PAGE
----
‘Slanted and Enchanted’ made Pavement one of indie rock’s coolest underground bands. ‘Crooked Rain, Crooked Rain’ made them modern-rock heroes with an unlikely radio hit.

So the notoriously fickle, artsy and fame-averse band did the most logical thing they could, at least in their minds, for their third album: They made a difficult and complex record that turned off the new fans and dared everyone else to ride this one out with them.

In sound and spirit, ‘Wowee Zowee’ sounds a bit like ‘Slanted and Enchanted.’ But the songs appear fragmented, sometimes unfinished. And the overall tone of the record is one of random noises stuck together by the flimsiest of melodies and concepts. Yet, there’s an undeniably bizarre rush to the album’s songs – a falling apart that actually comes together because of the chaos.

‘Wowee Zowee’ isn’t an easy album to get into, and once you’re in it, it’s not always listenable. But it’s Pavement’s most rebellious record, a splintered display of the band’s often disharmonic relationship with itself and its fans.

The best songs – ‘Rattled by the Rush’ and ‘Father to a Sister of Thought’ – don’t stray too far from the places where ‘Slanted and Enchanted’ and ‘Crooked Rain’ resided. But there are six-minute songs, one-minute songs that sound like six-minute ones and a sense that the whole thing was tied together with some very strong, um, substance.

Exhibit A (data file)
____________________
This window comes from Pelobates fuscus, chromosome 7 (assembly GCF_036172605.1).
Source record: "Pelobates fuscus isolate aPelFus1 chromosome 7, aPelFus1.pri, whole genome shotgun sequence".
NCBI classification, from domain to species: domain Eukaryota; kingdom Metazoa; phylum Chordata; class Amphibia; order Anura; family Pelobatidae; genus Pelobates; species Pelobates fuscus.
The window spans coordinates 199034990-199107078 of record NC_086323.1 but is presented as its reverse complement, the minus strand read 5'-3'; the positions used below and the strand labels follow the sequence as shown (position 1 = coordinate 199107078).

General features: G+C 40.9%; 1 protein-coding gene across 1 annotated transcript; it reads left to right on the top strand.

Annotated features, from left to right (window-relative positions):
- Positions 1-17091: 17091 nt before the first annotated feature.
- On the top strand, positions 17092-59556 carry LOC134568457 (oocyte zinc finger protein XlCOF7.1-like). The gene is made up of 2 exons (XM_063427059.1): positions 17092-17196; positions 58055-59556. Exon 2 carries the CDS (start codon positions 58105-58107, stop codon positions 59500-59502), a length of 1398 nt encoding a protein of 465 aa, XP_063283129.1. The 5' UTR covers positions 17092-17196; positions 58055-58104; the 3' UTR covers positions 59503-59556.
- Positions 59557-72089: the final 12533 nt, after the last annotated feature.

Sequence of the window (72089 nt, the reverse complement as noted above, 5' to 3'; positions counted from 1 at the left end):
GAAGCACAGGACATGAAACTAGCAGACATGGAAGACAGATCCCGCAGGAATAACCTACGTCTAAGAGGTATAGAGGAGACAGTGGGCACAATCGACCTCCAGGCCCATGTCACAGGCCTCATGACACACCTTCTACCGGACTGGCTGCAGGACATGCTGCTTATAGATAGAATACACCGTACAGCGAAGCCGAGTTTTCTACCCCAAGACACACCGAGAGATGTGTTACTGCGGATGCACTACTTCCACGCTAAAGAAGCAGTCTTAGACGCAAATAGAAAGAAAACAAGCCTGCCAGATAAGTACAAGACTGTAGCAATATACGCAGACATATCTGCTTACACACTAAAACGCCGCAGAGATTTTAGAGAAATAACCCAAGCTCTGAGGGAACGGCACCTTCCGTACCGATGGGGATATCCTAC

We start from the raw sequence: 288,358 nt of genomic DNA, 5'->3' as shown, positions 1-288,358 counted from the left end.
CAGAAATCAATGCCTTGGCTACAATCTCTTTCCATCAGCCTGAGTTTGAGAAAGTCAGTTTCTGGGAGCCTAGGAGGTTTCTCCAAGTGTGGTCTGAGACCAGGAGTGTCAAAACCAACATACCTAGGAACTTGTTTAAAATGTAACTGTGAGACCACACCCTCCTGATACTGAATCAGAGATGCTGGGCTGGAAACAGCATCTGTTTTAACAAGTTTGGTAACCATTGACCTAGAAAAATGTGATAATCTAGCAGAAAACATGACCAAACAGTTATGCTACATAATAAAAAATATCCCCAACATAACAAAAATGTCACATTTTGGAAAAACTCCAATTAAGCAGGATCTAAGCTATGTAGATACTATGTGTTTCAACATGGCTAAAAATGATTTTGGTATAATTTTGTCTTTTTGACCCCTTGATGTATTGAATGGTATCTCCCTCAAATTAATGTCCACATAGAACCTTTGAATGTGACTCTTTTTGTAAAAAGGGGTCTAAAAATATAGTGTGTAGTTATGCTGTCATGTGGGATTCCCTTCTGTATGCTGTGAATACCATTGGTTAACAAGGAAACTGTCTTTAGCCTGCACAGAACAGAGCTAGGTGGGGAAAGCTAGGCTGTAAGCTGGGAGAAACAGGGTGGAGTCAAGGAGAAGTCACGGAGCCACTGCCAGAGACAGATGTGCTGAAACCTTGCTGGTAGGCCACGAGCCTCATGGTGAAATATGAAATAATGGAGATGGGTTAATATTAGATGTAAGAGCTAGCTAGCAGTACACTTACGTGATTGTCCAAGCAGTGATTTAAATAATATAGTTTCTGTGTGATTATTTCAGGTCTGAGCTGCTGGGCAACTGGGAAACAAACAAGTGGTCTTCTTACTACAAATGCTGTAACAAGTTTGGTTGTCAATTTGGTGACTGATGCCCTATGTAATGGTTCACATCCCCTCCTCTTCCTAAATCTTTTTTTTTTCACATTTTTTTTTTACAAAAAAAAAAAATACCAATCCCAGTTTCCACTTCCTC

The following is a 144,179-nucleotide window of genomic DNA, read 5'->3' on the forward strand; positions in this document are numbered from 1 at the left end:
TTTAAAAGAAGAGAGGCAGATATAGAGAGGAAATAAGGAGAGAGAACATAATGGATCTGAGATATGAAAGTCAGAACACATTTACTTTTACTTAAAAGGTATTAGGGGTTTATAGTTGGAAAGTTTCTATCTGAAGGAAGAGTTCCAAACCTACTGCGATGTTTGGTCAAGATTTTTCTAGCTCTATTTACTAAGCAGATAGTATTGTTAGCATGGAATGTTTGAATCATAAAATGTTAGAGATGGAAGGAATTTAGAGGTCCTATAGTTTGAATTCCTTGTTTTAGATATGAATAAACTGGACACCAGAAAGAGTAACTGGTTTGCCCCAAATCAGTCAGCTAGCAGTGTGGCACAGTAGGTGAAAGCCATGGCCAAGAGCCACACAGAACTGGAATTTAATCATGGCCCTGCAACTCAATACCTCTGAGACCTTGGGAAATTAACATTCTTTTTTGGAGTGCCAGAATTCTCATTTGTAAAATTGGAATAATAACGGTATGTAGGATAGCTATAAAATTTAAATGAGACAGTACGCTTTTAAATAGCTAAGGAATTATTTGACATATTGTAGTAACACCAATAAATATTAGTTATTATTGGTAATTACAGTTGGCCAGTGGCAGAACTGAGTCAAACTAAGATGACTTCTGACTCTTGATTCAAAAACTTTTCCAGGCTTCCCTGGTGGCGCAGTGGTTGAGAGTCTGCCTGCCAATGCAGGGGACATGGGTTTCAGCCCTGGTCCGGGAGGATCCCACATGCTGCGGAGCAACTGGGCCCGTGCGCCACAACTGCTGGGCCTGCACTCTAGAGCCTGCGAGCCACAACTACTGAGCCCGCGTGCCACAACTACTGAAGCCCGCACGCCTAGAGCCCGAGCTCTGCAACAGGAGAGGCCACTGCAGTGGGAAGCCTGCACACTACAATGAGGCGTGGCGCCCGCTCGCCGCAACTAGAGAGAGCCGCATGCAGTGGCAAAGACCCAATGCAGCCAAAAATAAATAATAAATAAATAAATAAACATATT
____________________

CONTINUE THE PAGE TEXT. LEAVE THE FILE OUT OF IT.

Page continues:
The album reached No. 117, four spots higher than ‘Crooked Rain’’s showing in 1994. But besides their final album, 1999’s ‘Terror Twilight,’ ‘Wowee Zowee’ is the band’s worst-selling record. Not so surprisingly, none of its songs received any airplay – not even on modern-rock radio.

In 2006, the 1995 LP was reissued in a two-disc ‘Sordid Sentinels Edition’ that included various outtakes, B sides and session work. In a way, it helps make sense of an album that doesn’t make too much sense on its own. It puts in perspective a record that Pavement deliberately made difficult. In the band’s short, five-album career, ‘Wowee Zowee’ is the one with the most scattered pieces. Putting it all together becomes its purpose and point.

Watch Pavement's Video for 'Rattled by the Rush'

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